Bookstore shoppers who spy "The Crisis of Zionism" on a shelf could be excused for assuming that the book is an up-to-the-minute work about Zionism's biggest crisis: the one brewing in Iranian uranium-enrichment facilities. But Peter Beinart is more interested in threats to Israel, or to the idea of Israel, supposedly coming from the Jewish state itself.
Mr. Beinart is not one of those Jews who flee their heritage and then seem to spend the rest of their lives harping at those who stayed behind. He attends synagogue and sends his children to Jewish schools—these are his "credentials," he says. He doesn't want to sever ties with the Jewish community; he simply wants the community to embrace his way of thinking.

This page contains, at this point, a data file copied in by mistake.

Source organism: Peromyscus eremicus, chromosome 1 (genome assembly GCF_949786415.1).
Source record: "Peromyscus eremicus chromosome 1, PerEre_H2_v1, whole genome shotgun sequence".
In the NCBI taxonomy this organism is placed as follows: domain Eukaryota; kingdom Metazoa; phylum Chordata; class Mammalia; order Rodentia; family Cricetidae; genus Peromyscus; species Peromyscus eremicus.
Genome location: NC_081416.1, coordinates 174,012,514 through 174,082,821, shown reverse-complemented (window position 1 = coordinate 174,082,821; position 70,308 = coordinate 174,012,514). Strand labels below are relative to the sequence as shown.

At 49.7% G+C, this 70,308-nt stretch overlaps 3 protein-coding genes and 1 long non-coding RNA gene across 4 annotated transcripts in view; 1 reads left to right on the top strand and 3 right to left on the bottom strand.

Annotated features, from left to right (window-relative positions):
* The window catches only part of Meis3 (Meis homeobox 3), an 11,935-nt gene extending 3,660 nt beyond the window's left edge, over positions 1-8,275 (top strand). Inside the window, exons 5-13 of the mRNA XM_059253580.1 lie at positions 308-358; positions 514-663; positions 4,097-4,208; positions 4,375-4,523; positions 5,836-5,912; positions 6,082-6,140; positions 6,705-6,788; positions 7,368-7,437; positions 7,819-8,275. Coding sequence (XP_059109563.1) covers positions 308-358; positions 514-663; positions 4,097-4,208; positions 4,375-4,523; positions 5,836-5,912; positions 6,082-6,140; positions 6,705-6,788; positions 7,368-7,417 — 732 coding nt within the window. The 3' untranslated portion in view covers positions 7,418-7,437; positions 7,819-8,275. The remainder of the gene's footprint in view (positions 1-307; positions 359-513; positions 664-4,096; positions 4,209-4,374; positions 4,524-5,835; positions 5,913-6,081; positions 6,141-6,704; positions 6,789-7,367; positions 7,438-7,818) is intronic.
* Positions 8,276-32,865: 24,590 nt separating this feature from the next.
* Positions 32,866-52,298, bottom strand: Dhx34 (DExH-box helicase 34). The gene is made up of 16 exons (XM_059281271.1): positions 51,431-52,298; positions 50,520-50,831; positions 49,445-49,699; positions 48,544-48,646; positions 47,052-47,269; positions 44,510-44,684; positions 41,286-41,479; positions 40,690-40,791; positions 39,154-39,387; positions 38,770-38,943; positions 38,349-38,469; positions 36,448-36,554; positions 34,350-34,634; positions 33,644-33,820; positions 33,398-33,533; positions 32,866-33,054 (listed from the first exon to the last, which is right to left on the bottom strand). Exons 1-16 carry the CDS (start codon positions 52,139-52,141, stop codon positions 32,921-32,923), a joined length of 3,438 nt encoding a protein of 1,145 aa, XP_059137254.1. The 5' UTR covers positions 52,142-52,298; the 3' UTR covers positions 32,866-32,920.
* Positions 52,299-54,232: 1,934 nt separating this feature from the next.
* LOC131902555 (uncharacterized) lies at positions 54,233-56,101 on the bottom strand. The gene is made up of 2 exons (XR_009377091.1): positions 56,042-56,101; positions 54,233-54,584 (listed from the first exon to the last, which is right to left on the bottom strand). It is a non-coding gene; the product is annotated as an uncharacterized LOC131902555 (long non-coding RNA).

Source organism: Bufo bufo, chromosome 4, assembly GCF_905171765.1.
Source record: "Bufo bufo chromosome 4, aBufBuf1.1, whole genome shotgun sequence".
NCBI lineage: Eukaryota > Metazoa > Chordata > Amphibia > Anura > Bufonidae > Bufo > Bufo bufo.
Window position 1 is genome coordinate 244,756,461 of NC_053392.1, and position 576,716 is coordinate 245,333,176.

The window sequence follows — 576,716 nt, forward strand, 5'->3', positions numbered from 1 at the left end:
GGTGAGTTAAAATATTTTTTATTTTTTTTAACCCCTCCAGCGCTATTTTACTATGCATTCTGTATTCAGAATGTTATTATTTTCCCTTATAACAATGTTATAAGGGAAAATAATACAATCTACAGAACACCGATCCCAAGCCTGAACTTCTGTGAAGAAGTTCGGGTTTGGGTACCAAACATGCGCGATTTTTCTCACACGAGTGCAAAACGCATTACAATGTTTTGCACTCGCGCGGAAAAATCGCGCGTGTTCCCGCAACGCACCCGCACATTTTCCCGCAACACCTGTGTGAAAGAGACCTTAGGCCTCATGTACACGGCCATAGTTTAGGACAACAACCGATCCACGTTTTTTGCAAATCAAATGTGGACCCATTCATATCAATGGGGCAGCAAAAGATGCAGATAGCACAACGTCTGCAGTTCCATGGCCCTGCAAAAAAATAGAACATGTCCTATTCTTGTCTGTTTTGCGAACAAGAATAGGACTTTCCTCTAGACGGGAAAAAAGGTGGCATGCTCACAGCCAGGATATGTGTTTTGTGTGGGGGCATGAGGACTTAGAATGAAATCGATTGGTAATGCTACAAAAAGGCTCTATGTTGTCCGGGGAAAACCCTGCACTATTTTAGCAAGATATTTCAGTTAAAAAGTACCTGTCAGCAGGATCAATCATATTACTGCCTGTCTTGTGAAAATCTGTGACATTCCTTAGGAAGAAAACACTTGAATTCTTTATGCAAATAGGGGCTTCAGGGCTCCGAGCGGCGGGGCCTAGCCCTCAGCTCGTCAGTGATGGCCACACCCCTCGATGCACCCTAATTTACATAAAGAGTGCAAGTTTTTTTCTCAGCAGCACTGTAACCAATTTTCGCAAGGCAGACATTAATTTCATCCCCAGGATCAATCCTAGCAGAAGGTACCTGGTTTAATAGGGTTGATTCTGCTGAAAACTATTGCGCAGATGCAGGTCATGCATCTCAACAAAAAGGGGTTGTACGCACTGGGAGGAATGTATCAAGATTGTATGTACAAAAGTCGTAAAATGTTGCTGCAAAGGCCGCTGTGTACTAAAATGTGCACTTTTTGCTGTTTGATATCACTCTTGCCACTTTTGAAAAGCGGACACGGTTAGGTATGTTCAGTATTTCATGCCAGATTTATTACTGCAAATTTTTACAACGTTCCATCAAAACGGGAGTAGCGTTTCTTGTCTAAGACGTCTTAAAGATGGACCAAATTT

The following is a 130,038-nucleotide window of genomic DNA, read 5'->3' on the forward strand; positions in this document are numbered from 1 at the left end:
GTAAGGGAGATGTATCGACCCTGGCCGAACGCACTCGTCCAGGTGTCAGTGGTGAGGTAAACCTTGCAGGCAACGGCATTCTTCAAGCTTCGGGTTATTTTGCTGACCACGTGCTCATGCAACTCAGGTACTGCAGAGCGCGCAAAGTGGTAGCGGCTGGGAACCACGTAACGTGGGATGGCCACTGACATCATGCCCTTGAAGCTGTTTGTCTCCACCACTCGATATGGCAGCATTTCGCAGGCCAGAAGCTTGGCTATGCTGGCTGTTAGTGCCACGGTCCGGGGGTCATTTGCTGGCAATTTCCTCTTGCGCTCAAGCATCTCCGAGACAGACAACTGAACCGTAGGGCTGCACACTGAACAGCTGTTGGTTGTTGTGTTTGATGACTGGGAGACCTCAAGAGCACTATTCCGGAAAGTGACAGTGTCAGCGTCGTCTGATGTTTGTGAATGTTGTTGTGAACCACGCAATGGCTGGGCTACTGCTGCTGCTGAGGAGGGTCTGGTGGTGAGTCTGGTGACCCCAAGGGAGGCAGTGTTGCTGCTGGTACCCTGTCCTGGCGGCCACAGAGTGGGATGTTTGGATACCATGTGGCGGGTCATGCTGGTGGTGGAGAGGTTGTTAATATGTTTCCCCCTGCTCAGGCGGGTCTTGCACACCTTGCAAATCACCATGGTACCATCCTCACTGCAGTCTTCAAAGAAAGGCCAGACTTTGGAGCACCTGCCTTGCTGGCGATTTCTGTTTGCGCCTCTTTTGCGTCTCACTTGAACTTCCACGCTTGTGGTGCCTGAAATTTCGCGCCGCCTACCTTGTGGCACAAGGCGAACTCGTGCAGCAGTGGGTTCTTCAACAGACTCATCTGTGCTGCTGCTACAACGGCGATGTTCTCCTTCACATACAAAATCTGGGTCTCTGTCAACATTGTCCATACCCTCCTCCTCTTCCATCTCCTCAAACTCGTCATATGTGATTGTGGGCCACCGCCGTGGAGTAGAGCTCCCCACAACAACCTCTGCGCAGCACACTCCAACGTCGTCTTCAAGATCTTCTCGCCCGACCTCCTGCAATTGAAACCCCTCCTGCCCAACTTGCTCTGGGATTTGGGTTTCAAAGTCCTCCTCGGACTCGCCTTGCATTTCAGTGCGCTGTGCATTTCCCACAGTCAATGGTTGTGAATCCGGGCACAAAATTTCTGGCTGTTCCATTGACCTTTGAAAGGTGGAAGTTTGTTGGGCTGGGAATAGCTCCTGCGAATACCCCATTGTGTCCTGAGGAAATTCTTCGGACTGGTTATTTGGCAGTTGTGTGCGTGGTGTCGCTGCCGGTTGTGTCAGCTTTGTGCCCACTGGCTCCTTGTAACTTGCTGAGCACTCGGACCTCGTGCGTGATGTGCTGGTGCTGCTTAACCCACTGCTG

Here is what he thinks: Israel is an oppressive, apartheid-type state. Its failure to attain peace with the Palestinians can be blamed on the actions of—in no particular order—Israel's leaders, American-Jewish organizations and Orthodox Jews (bigots to a man, in his telling). Because of these bad actors, Mr. Beinart warns, the "liberal Zionist dream"—a Jewish state built on liberal ideals—risks demise. He focuses in particular on the West Bank, the area captured in 1967 by Israel from Jordan in the Six-Day War. "If Israel ceases being a democratic Jewish state," he writes, "it is less likely to be because Arab armies invade the West Bank than because Israel permanently occupies it."